WASHINGTON - It always seems like fun at the time. Then the photo surfaces.
Two guys, some beer and a cardboard cutout of Sen. Hillary Clinton have created fresh grief for the young and uninitiated to Washington Rules.
In the latest blog scandal-ette, Jon Favreau, 27-year-old wunderkind speechwriter for Barack Obama, was captured clutching the prospective secretary of state's, um, pectoral area, while a fellow reveler, wearing an "Obama Staff" T-shirt, nuzzles Mrs. Clinton's ear and holds a beer bottle to her smiling lips. The photo popped up on Facebook for a couple of hours before being removed ... too late. The moment was captured, and the rest was instant and persistent history.
Feminists groups such as the National Organization for Women and the New Agenda are outraged that Mrs. Clinton - or at least her image - is being treated disrespectfully by the boys. Conservatives are outraged that there's not enough outrage, as would be the case were the party boys Republicans. An attorney wrote on the Feminist Law Professors blog that Mr. Favreau should not be excused for "youthful indiscretion."
Only Hillary Clinton has made light of the "incident." In an e-mail to The Washington Post's Al Kamen, a Clinton adviser wrote: "Senator Clinton is pleased to learn of Jon's obvious interest in the State Department, and is currently reviewing his application."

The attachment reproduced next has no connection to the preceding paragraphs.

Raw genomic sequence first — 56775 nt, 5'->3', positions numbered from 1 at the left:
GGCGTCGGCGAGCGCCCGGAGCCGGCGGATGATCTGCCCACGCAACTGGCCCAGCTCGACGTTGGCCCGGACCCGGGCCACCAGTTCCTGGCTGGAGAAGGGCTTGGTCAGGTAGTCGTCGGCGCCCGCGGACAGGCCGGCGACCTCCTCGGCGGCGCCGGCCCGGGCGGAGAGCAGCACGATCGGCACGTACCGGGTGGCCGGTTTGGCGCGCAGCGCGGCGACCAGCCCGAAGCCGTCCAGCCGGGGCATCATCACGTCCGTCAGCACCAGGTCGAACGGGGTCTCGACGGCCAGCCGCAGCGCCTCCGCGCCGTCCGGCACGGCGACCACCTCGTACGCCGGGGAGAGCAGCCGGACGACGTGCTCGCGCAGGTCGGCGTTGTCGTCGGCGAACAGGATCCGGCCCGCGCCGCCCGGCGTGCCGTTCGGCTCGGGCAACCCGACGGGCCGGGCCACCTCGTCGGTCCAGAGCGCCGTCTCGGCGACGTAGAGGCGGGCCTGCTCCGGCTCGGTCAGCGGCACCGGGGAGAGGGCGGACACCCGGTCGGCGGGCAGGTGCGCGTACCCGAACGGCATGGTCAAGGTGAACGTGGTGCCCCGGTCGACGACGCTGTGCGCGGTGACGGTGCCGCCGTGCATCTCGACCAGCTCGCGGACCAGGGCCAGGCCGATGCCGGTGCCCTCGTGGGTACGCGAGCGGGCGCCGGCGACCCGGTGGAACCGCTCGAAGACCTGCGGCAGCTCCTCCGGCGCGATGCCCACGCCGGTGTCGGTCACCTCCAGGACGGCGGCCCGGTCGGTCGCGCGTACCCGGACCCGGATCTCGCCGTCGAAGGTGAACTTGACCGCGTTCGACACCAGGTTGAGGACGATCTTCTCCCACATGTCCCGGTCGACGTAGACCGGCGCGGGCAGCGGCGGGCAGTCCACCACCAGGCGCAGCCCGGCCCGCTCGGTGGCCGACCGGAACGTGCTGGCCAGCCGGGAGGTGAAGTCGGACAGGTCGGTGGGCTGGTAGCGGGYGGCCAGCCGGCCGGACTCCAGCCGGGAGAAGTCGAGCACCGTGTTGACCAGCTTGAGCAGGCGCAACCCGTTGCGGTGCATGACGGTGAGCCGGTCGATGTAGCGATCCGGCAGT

Hear, hear. Nipping nonsense in the bud is an essential skill for a secretary of state. Nevertheless, Mrs. Clinton's response has fallen short of what some deem appropriate. CNN's Campbell Brown charged Mrs. Clinton with forfeiting her feminist cred, especially after issuing her own charges of sexism throughout the presidential campaign. Now that Mrs. Clinton's a member of the Obama team, she suddenly has a sense of humor?
All of the above would be nonsense except that almost nothing any longer is. Puritans and prohibitionists would adore our brave new world of shutterbug infamy. The fact is, no one's having fun anymore, especially in the nation's capital, where one can't afford to let the tongue slip or risk being caught in the cross hairs of a cell camera.
Political veterans have learned, sometimes the hard way. This new generation - the Obama cohort - needs to review The Rules. Smart grown-ups in Washington don't get drunk in public.
At a small, private dinner recently, where wine flowed freely (and no one took pictures), conversation turned to the day when politicos and others routinely enjoyed three-martini lunches. How did they do that? Not just the drinking, but the escape from scrutiny?
It was all about time. In low-tech America, people had time to sober up. There was no e-mail light blinking to demand your immediate attention, no insistent cell phones, no 24/7 news producers demanding instant responses to urgent claims and counterclaims.
For all the gratification and convenience of real-time everything, downtime was underappreciated while it lasted. Now young men goofing around are immortalized as misogynist maulers, portentous reminders to the rest of us that the gender wars won't end until irreverence and humor are dead.
In the meantime, feminists might channel their free-ranging anger toward, say, Iran, where yet another woman recently was sentenced to death by stoning for adultery.
And Facebookers might heed the saloon owner's orders: Check your weapons at the door. Cameras are lethal.
Kathleen Parker's syndicated column appears regularly in The Baltimore Sun. Her e-mail is kparker@